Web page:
First, let me fill you in on trying to rent a place in Hawaii. It’s nearly impossible to get anyone to return phone calls or accept pets, so when we found this place we thought we got lucky. We weren’t expecting to spend $2400/mo on a place, but that’s the going rent here if you don’t want to live in a dump or a 2×4’ room. The house is located within a homeowner’s association, which has typical rules. One is that dog’s can’t bark for more than 10 minutes at a time. So we were really surprised that our neighbor has gotten away with this racket. (*I have to note here that homes are extremely close together – as close as 8 feet apart.)

For the first few days after we moved in, things seemed quiet. Our neighbor supposedly has a “hobby” of fixing up old cars. We didn’t realize until we saw multiple vehicles in and out of the place that this “hobby” has become a 5 to 7 day-a-week ordeal, starting around 7am and ending at dinnertime. It has gone on for months, even after our first complaint (remember when I said no one is in a hurry here?). Grinding, sanding, cutting metal, and whatever else auto body people do is all we hear all day. I have been unable to study, read, write, or listen to Coursera videos for the courses I am taking. When my husband was home sick from work and could not hear the television, that is when he knew I wasn’t making things up or exaggerating. When I sent my friends this video, I think they finally understood why I was about to lose my mind.

We’ve seen this neighbor in confrontations, so we did not want to go directly to him with our complaint. Besides, I didn’t think it would help us if we said something to him and then went to someone in charge – he’d know for sure who turned him in. So I told our property manager what was going on, and when I showed her the video, she couldn’t believe it. I’m sure it was obvious who reported him, because we are the new people on the block. The HOA sent him a letter threatening to fine him, but the noise continues.

The worst day was when I awoke to paint fumes in the house. Not only are they incredibly toxic to us, but to the environment. (No wonder there are hardly any birds around!) The paint fumes have gotten better, but the sanding dust is in our house, and we did not realize that until we did a deep cleaning. I realized then that all of that dust (we keep our windows open) was gathering on my pillow. I’d noticed that every time I washed the sheets I could breathe better, but within a day or so, I had issues again. The sanding dust is caked against my walls and window ledges to the point that it has stained the paint. The only hope we have is for this guy to stop being so inconsiderate, or we’re going to have to move.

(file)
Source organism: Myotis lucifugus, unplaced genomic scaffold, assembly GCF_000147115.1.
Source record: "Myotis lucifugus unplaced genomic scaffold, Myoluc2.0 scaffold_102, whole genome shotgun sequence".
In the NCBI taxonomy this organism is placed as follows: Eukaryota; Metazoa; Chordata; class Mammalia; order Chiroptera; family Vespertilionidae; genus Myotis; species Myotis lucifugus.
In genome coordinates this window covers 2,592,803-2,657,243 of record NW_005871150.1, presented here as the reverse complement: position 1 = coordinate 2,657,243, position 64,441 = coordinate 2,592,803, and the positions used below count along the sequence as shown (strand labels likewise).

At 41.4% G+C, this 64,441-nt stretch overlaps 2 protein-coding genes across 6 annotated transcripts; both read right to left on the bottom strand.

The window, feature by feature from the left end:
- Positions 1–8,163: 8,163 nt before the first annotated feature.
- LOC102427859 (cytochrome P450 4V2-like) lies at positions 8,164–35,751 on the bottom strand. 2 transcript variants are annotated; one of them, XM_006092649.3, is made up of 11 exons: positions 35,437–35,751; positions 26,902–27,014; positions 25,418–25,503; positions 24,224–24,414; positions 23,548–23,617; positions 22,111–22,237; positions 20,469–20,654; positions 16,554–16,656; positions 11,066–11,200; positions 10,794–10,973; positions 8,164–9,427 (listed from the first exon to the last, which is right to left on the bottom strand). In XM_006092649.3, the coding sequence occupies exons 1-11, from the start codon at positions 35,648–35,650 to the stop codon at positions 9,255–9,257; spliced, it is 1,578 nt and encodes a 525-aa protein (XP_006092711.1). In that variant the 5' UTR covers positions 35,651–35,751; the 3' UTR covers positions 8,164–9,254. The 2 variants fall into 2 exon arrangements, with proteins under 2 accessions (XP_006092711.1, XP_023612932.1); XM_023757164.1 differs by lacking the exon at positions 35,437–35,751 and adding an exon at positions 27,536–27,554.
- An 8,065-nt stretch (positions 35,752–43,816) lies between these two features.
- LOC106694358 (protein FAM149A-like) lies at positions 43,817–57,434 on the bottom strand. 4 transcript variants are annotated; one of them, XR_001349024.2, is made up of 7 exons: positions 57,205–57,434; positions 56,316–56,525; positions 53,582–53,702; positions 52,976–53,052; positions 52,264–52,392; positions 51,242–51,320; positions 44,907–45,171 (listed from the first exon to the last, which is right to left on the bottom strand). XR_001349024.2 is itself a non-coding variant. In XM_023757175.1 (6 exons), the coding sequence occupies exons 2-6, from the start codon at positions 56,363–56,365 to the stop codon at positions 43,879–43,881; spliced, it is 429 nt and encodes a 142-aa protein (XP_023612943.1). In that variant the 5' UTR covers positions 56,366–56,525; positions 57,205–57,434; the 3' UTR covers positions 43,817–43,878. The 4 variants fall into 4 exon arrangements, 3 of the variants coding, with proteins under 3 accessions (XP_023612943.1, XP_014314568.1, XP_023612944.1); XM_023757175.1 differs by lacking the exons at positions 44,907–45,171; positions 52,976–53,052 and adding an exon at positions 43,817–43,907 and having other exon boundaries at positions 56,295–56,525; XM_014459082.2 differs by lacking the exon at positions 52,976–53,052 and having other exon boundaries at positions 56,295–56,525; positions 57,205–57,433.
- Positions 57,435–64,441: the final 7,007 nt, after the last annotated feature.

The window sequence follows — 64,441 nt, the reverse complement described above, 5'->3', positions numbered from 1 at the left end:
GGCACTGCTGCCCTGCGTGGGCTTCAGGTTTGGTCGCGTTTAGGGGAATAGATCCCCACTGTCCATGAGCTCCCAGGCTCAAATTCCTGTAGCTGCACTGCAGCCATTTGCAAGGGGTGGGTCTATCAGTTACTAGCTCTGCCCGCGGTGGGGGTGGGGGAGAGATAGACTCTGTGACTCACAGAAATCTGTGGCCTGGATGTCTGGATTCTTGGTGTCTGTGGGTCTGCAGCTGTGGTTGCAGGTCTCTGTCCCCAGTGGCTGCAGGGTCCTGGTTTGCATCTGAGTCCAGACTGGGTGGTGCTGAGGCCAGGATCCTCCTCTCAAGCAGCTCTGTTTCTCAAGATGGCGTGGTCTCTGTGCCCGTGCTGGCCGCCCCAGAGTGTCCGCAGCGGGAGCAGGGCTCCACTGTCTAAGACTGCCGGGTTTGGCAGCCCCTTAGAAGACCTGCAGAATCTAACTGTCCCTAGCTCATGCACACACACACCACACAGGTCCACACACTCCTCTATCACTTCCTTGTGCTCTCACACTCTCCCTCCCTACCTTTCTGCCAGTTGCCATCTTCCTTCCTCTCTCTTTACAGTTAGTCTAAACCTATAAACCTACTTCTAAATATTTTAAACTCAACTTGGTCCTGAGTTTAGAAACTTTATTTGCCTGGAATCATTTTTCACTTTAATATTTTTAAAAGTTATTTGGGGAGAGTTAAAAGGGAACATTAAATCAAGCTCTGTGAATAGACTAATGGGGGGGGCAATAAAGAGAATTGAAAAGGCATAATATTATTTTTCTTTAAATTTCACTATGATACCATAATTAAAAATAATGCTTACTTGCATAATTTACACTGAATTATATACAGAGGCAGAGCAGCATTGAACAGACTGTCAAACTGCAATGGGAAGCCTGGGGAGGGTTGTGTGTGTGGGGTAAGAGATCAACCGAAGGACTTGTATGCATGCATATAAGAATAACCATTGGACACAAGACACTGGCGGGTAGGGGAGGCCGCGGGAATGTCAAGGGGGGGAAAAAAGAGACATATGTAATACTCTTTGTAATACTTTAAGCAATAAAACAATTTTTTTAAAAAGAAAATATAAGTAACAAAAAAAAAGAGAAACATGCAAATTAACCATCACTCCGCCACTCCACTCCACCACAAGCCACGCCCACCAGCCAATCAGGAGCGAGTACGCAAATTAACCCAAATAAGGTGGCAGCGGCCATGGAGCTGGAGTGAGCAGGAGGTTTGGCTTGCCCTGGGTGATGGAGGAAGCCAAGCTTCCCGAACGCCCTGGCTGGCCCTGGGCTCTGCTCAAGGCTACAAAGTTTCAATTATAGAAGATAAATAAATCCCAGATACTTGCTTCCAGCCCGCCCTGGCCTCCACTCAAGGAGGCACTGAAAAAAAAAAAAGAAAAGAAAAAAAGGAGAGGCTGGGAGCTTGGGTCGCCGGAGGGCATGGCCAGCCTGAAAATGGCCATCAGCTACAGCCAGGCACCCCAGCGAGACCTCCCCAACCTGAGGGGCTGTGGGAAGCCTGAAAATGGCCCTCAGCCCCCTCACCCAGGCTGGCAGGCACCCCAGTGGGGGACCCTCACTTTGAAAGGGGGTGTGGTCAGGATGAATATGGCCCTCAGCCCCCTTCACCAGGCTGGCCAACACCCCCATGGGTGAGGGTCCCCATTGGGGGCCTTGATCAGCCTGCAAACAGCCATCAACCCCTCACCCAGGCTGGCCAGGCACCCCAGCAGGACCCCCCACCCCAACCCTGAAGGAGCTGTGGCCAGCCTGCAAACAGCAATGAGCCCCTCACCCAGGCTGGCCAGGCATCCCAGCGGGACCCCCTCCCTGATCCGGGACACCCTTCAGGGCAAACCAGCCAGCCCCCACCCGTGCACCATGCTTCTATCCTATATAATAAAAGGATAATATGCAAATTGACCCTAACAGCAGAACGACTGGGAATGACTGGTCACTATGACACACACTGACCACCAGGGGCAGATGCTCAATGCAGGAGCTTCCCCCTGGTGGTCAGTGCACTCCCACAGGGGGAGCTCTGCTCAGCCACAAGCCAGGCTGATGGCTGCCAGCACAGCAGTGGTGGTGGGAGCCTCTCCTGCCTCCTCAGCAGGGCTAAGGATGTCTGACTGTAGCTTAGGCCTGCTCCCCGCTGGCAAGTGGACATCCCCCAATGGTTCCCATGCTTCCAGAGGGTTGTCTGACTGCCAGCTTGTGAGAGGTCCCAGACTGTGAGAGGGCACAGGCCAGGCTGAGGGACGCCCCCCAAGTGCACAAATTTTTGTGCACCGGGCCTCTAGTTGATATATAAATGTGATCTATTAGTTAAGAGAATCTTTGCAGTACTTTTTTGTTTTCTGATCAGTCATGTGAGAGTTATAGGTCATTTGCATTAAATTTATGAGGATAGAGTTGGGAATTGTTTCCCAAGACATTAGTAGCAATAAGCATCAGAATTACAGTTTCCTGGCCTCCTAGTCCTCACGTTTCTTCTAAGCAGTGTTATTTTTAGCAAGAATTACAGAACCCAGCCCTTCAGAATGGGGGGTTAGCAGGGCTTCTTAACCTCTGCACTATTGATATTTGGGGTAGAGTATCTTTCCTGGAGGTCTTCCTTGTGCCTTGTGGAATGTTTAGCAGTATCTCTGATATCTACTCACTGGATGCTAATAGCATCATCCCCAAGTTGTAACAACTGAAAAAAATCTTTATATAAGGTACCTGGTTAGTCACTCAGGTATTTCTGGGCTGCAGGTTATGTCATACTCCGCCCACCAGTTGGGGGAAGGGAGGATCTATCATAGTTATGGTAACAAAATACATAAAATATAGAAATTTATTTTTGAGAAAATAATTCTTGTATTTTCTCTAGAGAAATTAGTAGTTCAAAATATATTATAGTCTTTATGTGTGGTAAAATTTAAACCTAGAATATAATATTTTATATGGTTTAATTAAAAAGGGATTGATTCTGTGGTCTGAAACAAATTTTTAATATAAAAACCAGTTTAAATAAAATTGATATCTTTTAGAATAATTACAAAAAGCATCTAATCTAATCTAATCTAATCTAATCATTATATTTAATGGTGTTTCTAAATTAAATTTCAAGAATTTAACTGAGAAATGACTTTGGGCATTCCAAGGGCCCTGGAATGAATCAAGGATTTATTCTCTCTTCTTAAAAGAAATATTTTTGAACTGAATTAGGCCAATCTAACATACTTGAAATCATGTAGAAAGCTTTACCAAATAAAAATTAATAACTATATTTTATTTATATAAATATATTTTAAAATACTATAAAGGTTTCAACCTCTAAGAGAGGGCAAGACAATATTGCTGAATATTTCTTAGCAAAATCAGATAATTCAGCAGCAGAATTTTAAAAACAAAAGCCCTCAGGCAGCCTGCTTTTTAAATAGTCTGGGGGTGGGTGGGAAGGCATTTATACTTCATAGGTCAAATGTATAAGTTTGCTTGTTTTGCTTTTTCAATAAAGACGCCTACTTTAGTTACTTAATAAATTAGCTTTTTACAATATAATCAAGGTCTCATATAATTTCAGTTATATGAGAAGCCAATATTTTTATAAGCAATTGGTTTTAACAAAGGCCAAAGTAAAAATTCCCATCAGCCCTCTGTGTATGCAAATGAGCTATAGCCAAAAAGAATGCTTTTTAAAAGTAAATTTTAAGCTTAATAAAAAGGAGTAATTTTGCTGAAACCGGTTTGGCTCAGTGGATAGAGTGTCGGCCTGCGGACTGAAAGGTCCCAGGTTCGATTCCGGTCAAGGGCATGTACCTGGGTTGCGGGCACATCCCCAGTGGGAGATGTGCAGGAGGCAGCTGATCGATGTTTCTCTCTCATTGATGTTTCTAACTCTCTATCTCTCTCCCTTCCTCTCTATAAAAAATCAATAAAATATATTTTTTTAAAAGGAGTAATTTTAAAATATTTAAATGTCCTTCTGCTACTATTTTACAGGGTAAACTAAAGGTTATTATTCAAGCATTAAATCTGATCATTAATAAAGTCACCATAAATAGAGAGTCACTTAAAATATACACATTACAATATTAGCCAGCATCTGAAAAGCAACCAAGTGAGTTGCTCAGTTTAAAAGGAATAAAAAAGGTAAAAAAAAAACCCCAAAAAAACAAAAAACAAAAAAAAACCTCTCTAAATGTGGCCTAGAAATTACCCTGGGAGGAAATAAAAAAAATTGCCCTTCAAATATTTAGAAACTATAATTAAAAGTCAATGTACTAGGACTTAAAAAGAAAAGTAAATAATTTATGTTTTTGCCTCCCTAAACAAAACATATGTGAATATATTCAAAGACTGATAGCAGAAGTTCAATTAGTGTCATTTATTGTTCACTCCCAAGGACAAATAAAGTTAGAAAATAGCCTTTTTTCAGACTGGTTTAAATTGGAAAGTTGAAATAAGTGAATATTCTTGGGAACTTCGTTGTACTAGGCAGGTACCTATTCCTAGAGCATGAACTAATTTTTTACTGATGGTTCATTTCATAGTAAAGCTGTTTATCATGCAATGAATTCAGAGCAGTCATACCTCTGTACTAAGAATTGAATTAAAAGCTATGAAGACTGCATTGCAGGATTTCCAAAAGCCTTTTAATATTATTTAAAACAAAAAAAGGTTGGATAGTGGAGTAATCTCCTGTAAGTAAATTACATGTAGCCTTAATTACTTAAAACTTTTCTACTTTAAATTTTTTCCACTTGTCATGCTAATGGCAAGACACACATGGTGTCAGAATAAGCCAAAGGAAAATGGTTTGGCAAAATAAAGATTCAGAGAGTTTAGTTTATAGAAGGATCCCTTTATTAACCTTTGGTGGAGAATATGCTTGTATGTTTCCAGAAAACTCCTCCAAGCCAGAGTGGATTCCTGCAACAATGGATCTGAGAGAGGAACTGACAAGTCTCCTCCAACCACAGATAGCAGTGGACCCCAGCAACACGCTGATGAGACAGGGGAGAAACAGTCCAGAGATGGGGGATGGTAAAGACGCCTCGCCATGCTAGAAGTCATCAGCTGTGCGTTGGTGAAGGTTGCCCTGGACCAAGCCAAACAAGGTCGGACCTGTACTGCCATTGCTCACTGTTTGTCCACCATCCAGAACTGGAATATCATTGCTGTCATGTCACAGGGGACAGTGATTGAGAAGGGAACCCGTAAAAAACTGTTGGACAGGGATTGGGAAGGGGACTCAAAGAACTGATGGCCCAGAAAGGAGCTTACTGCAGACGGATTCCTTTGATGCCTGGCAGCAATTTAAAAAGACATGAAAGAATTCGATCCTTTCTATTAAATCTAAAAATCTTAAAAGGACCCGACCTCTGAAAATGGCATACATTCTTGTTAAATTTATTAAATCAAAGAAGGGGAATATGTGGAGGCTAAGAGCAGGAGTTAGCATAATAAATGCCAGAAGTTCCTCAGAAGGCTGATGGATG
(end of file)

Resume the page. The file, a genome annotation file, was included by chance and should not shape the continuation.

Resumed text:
Holidays in Hawaii

I’m not a pork eater, so the tradition of savoring Kalua pig roasted in an imu on Thanksgiving did not appeal to me.  We brought our own tradition with us and cooked a meal with some family and friends for the day. One of the things we are used to on Thanksgiving is eating around 2pm, but in Hawaii it’s mostly done around dinnertime.

Christmas in Hawaii is much different than it is on the Mainland. I didn’t notice as many in-your-face “buy, buy, buy” ads, and no one was really in a hurry to buy anything. Black Friday happened, but nothing like everyone on the Mainland is used to. I didn’t experience the selfishness among the people in Hawaii as I was used to in the rest of the United States. It was a nice change of pace.

Where I come from, people begin decorating for Christmas on Thanksgiving weekend or right after that. We expected the entire island would be lit up with holiday lights. But that was not so. Except for large businesses in Waikiki and some churches and homes, there were very few places lit up. We realized quickly that it’s not because Hawaiians don’t celebrate Christmas; it’s that the price of electricity is so ridiculous in Hawaii that putting up a lot of lights or anything extra that requires power isn’t exactly cost efficient.

To give a price comparison, our home in Florida with running the air conditioning (and washer/dryer/etc.) all summer long, our electric bill averaged $175 at the highest month. In Hawaii, however, running the air conditioning a few nights in August for 23 days cost us $200. We learned quickly not to run the a/c – period. Still, every bill we received was $200 for the month. When we discussed decorating for Christmas, we decided to sell our pre-lit tree and outdoor lights and opt for something much wiser – a rosemary bush – because I could use it to cook with year-round.

Decorations at a church
How Santa gets to the island.

 

This yard had the most decorations in the area.

 

On a main highway

 

What Christmas Tree Shortage? http://news.hawaiibreakingnews.com/tweets/273456662977867777

 

All-American

 

The most affordable Christmas tree in Hawaii

 

 

First impressions during the first week in Hawaii

I’ve been a little behind on blogging these last few weeks, because I’ve been ill most of the time. 😦